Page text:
They wanted to read the last few lines together because that's what they both believe.
In third and fifth grade, we discussed the significance of "We Shall Overcome" - its origins and continued relevance. This NPR broadcast had a huge impact on our discussion.
At the conclusion of our performance preparations I asked my students, "Do you think music has the power to change the world?" A fifth grade student told me, "That's like they're using rap to stop gun violence in Chicago." That stopped me in my tracks - I had to know more, and offer all of my students the opportunity to explore other issues and how music is being used as a tool to make a dent in these issues.
The next class I showed them several videos that demonstrate the point with a diverse array of social issues and had them identify what the social issue was.
"Same Love" - Macklemore & Ryan Lewis: gay rights
"Clouds" - Zach Sobiech: inspire hope and fund raise for children's cancers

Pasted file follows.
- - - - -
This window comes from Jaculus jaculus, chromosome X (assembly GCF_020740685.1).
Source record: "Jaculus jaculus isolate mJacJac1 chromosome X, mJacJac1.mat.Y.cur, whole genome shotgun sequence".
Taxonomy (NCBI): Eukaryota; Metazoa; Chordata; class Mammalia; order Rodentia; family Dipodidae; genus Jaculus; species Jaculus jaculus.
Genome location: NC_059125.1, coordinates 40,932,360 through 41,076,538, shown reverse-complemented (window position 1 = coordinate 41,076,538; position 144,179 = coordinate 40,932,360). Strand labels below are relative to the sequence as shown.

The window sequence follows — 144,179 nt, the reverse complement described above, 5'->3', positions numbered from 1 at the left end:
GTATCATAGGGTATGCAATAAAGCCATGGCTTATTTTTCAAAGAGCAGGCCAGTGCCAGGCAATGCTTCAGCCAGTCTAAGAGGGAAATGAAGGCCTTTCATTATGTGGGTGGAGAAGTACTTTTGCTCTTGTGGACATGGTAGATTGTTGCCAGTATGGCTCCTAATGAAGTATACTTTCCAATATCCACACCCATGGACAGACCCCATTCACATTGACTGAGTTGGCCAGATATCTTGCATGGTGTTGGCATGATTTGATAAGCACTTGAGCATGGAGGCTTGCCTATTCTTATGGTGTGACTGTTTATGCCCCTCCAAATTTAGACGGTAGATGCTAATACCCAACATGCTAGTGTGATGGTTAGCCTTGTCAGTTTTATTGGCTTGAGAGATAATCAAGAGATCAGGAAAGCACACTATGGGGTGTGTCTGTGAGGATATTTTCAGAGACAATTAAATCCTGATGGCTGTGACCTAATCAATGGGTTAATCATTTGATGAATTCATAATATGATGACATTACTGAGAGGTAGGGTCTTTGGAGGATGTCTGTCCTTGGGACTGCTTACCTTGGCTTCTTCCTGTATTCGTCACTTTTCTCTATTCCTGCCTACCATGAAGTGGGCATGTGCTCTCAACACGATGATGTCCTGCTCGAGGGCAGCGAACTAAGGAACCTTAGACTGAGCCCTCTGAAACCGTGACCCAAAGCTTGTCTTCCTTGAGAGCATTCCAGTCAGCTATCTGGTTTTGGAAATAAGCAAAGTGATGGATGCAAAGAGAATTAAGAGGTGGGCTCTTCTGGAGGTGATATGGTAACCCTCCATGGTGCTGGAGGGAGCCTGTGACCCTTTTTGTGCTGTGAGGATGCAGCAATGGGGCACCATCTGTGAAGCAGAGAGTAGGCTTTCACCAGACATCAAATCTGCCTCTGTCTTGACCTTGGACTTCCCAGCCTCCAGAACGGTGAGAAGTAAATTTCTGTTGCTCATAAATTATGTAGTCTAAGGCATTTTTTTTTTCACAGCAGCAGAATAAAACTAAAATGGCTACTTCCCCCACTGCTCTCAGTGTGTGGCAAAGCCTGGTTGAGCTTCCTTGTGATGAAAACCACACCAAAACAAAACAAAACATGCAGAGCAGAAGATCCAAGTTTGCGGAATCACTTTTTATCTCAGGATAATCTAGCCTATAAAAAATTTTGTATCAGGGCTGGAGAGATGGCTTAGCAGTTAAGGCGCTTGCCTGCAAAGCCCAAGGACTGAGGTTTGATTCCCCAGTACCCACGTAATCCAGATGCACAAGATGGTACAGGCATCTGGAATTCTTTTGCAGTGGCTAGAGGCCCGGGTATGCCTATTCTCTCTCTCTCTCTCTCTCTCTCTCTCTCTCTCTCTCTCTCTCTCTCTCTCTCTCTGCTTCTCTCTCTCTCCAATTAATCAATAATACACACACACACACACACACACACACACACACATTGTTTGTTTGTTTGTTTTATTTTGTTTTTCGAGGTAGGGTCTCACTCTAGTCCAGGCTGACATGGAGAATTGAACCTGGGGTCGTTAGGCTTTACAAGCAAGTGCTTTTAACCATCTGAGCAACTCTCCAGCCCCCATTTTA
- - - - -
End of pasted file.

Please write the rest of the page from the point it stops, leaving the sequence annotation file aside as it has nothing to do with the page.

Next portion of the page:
"Gonna be an Engineer" by Peggy Seeger: gender equality
"My Dirty Hudson" by Pete Seeger: environmental protection
Then we did a "sharing circle". If you've never heard of them - look them up. If you school talks about implementing them - encourage it LOUDLY. They are the coolest thing and when teachers are practicing them regularly, it is so easy to bring one into the music classroom. The prompt, "What issue do you think our world needs to work on?" A "sharing object" (like a beanbag) is passed around the circle. Students have the option to say "pass" if they aren't ready to share.
Students then found peers to group up with - peers who shared their interest and passion. I encouraged them to work alone, with a partner or a group of up to four. During this session, they each wrote their social issue worked on brainstorming all the different ways music could address this issue.
The next session, I introduced them to Google Slides and Soundation.com. [My district has a Google account for every student so both of these were a breeze to explain. We also have several Chromebook carts - so they've just walked down to their auditorium, Chromebook in hand.]